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Books on the Nightstand published our final episode in July 2016. This is a place for listeners to find old episodes. 

I'm sorry that we don't have show notes for all of the episodes, and that the episodes do not have consistent filenames. Still, we hope you find that the content is valuable enough to overlook those annoyances.

Thank you to all who have listened to BOTNS over the years and for those who are just discovering the podcast. 

Jul 9, 2013

This week: BookVibe, Other People podcast, a literary trip to Russia, short stories from Connie Willis, and Lottie Moggach's Kiss Me First.

Two Recommendations (that aren't books):

We recently received an email from the staff at BookVibe telling us about their new service. I tend to be skeptical of "book discovery sites"--it's a space that many want to try and get into right now, and I'm not sure an algorithm is ever going to do it for me. But BookVibe is a cool site that Michael and I have been having fun playing with. BookVibe parses the people you follow and twitter, and delivers a list of books that those people have been talking about. It's pretty -- the book jackets take center stage -- and super easy to use. There are other features that are fun, but mostly, it's a great way to see what books people are talking about. Check it out!

I also want to recommend a podcast that is new to me -- specifically, one episode of a podcast (I'm sure the others are great, too, but I haven't yet listened). Other People podcast with Brad Listi, Episode #188 features an interview with Ecco Books editor Lee Boudreaux. Lee is an editor that Michael and I both follow closely; she has edited some of our favorite books, including Madeline Miller's The Song of Achilles, Rhonda Riley's The Enchanted Life of Adam Hope, and most recently, Alissa Nutting's Tampa. This interview is a great look inside publishing. If you are curious about how books get into bookstores, get buzz, and other insights into publishing, give a listen.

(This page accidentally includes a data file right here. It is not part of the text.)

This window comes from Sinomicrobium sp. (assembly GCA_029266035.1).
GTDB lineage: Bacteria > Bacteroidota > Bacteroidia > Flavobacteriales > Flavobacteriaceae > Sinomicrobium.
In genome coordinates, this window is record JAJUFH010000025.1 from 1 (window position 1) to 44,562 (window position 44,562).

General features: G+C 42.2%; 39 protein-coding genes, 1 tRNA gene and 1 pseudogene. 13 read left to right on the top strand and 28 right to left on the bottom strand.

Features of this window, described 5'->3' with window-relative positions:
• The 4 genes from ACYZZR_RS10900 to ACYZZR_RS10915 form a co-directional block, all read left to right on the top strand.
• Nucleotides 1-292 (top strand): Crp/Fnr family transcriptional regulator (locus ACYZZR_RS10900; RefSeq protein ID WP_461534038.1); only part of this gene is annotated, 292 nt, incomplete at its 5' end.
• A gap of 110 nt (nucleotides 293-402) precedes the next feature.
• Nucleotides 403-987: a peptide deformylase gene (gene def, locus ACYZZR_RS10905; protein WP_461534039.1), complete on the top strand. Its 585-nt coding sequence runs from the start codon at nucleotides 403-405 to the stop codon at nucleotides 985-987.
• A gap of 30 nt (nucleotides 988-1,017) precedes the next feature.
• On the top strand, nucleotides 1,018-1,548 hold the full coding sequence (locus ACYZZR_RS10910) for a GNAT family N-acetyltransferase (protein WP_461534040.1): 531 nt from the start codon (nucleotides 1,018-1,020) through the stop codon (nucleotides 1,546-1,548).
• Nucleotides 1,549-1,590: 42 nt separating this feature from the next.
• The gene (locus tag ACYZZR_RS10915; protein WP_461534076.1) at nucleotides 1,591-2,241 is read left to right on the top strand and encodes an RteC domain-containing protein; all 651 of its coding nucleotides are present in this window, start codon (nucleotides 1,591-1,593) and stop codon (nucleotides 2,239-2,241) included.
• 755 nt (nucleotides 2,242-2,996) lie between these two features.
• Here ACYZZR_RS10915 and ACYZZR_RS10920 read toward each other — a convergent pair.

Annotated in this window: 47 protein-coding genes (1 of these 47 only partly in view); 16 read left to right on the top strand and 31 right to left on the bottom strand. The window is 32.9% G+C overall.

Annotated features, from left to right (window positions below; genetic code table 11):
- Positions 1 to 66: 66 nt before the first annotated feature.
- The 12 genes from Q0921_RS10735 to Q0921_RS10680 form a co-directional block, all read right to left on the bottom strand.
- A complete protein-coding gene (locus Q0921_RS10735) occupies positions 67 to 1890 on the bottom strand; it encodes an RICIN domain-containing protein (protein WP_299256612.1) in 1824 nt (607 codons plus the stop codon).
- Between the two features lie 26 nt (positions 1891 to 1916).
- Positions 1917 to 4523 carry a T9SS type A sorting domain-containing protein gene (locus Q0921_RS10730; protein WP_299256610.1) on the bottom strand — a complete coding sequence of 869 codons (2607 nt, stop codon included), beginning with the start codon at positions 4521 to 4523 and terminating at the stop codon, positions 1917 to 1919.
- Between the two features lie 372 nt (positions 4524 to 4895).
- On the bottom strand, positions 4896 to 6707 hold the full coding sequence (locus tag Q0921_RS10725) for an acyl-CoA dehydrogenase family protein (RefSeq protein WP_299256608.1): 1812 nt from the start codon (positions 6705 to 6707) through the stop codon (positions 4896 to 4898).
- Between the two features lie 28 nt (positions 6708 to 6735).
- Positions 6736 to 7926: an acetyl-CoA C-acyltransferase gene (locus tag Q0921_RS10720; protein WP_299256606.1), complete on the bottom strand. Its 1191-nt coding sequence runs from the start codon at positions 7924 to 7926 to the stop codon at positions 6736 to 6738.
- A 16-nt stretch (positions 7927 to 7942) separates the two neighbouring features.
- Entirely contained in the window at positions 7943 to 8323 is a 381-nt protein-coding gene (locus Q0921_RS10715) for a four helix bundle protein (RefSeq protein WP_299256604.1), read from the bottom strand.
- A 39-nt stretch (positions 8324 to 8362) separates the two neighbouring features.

A Literary Trip to Russia: (09:12)

I spent a lovely four-day weekend reading books set in Russia.  I knew at the outset that I would not finish all of them, but my mission was to read a good sample of each. This project was inspired by Elliott Holt's book, You Are One of Them, which I loved, and which made me want to read more books set during various parts of Russian history.

The books I read (or read part of):

The Age of Ice by J. M. Sidorova - a fantastic historic epic with a bit of magic and a lot of gorgeous prose. And maps! And lists of characters! I talk quite a bit about this book on the actual podcast, so if it sounds like something you'd like, you might want to listen to me prattle on about it.

Stalin's Barber by Paul M. Levitt - The story of a man who becomes barber to Stalin (and to a number of Stalin impersonators). Fascinating history and absurdist political intrigue.

The House of Special Purpose by John Boyne - Yay, Imperial Russia! I do love the period. the story of Georgy, a young man who was plucked from his village and taken to live at the Winter Palace. John Boyne is a favorite author of mine, and I'll read anything he writes. Put it in Imperial Russia and I'm sold.

And just to round it out, the first two books in a Young Adult fantasy trilogy that is inspired by Imperial Russia (but really has nothing to do with the actual Russia0: Shadow and Bone and Siege and Storm by Leigh Bardugo. These are so much fun, even if you're technically not a young adult.


Two Books we Can't Wait for you to Read (24:25)


   Kiss Me First

Michael recommends The Best of Connie Willis, a new anthology from one of the masters of science fiction. This volume features ten stories that have all won either the Hugo or Nebula award. "Fire Watch" (which appears in this collection) will be the Short Story Read-Along for July's Project Short Story. I'll put up the full read-along post on Friday, but for now, you can read the story here.

My recommended read for this week is Kiss Me First by Lotte Moggach. It's both a page-turner and an investigation into what happens when someone takes on someone else's character online. It's a fascinating subject, and this is an original story that I truly enjoyed. And how can you pass up that cover?